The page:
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EV car at charger

Washington State lawmakers are considering numerous approaches that tackle climate change in the current legislative session. (See our previous blog posts on carbon pricing and low-carbon fuels.) Among the proposals on the table are policies to accelerate the adoption of electric vehicles (EVs) by households, businesses and government agencies.

Current Washington EV Policies

The Washington Department of Transportation has developed a 2015-2020 EV Action Plan, which identifies 13 action items to increase EV adoption, including completion of a fast-charging network along highways and electrifying public and private fleets. This 2015 action plan aims Washington State toward the goal of placing 50,000 EVs on the road by 2020 (we are almost halfway there). Washington State also offers a sales tax exemption for the purchase of new EV vehicles, which is soon to expire (more on this later).

States with existing plans to expand electric vehicles on-the-road:

State Current EV Totals EV Cumulative Goal Goal Deadline
Washington 24,624 50,000 2020
Rhode Island 421* 43,596 2025
Vermont 943* 34,896 2025
Connecticut 2,957* 155,105 2025
Maryland 5,000* 299,392 2025
Massachusetts 5,475* 303,814 2025
Oregon 11,400 50,000* 2025
New York 12,000* 851,855 2025
California 258,000* 5,000,000** 2030

*Reported totals for 2015
**On January 26, 2018, Governor Brown announced an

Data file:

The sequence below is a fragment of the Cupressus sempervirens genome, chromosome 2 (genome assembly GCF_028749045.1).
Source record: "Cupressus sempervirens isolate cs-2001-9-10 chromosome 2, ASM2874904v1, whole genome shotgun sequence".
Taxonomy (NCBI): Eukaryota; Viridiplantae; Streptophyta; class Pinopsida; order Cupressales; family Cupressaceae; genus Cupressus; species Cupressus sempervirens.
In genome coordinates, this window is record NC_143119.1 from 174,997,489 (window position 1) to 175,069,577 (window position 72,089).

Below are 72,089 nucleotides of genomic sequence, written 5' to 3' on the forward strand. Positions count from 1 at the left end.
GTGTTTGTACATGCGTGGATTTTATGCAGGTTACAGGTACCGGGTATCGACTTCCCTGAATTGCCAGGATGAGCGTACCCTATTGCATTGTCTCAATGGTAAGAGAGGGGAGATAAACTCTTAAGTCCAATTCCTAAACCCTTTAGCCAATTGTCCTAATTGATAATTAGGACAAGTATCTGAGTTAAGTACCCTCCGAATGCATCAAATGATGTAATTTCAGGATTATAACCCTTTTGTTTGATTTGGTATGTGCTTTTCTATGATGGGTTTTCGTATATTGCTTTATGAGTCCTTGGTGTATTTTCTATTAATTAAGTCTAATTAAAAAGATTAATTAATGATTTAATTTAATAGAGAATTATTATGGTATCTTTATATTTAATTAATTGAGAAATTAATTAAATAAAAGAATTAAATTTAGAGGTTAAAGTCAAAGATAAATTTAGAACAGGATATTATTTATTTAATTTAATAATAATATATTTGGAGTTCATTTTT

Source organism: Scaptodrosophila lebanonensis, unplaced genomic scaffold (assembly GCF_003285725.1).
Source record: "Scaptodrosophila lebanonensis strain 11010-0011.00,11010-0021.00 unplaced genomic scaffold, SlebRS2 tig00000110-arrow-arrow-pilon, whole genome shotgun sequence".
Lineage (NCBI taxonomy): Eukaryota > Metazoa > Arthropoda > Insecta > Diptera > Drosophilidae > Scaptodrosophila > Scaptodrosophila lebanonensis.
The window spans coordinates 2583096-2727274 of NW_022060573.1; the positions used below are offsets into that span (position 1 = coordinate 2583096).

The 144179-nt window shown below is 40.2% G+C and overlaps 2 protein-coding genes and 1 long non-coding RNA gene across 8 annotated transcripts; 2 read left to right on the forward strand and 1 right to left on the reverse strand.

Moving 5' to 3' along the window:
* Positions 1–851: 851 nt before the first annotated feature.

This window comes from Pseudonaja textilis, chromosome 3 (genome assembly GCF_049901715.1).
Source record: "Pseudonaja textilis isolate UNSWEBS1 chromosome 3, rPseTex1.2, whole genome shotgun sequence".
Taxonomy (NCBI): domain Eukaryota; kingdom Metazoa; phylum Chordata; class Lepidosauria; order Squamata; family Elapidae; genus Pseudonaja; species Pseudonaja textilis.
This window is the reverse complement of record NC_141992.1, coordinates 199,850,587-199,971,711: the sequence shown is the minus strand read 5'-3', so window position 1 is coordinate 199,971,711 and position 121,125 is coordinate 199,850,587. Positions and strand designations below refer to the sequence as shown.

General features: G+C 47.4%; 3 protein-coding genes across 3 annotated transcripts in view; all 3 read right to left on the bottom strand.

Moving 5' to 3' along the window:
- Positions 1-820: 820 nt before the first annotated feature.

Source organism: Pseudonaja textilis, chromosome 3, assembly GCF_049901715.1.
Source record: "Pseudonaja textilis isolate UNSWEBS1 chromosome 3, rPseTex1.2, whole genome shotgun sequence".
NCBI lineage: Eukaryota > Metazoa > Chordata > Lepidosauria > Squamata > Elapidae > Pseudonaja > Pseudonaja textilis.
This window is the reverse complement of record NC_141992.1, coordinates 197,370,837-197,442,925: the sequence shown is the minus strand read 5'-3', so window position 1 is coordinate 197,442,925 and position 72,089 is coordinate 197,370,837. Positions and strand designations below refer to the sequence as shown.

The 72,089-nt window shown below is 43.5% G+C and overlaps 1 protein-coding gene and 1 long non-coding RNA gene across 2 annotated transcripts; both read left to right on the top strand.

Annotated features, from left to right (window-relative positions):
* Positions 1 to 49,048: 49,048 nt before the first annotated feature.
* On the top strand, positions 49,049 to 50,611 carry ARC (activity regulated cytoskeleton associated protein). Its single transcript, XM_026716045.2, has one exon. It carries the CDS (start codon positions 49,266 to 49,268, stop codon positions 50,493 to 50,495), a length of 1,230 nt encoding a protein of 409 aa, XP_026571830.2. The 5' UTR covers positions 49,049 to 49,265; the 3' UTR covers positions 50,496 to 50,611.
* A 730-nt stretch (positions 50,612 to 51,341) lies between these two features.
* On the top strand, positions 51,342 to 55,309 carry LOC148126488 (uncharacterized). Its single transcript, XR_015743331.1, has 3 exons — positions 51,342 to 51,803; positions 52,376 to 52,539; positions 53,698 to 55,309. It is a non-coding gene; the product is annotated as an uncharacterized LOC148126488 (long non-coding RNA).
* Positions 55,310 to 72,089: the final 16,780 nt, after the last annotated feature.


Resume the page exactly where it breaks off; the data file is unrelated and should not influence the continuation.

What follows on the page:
executive order that would increase California’s goal of 1.5 million EVs by 2025 to 5 million EVs by 2030.


What’s proposed for Washington?
Washington can learn from Kansas City by enlisting utilities as partners. In 2015, Kansas City Power and Light chose to install over 1,000 EV charging stations, becoming the first investor-owned electric utility in the nation to install and operate its own charging network. As a result, EV adoption has already nearly doubled since the network was launched. In 2015, the Washington State legislature moved in this direction by enabling investor-owned utilities to spend a limited amount of taxpayer money on charging infrastructure.  This move was guided by a Policy Report from the Utilities and Transportation Commission (UTC), which regulates investor-owned utilities.   The policy report was completed in 2017, and lays out some of the ground rules.  It is one of the most forward-thinking and comprehensive policy statements regarding EV infrastructure in the nation, and also sets the stage for more in-depth discussions about EV adoption.  A simple step this session would be to pass HB 2897, which would allow our smaller consumer-owned utilities to join the investor owned utilities in developing transportation plans and investing in infrastructure to electrify transportation. Here are a few other EV concepts on the table:

  • Extend the sales tax break for EVs (which is currently set to expire in early 2018)
  • Initiate higher quotas for state fleets and statewide EV goals
  • Offer cost-sharing incentives and/or mandates for electrification of public transportation
  • Ensure availability of EV-ready parking near affordable housing, multifamily housing, and commercial buildings

Below, we’ve compiled a brief table comparison of the four bills we consider most relevant. You can download a PDF here.

If you have further questions, or would like some follow up information, please contact Megan Conaway at megan@carbonwa.org. And if you have a blog idea or would like to be a featured guest author, please email us to get started.

EV Bills at a Glance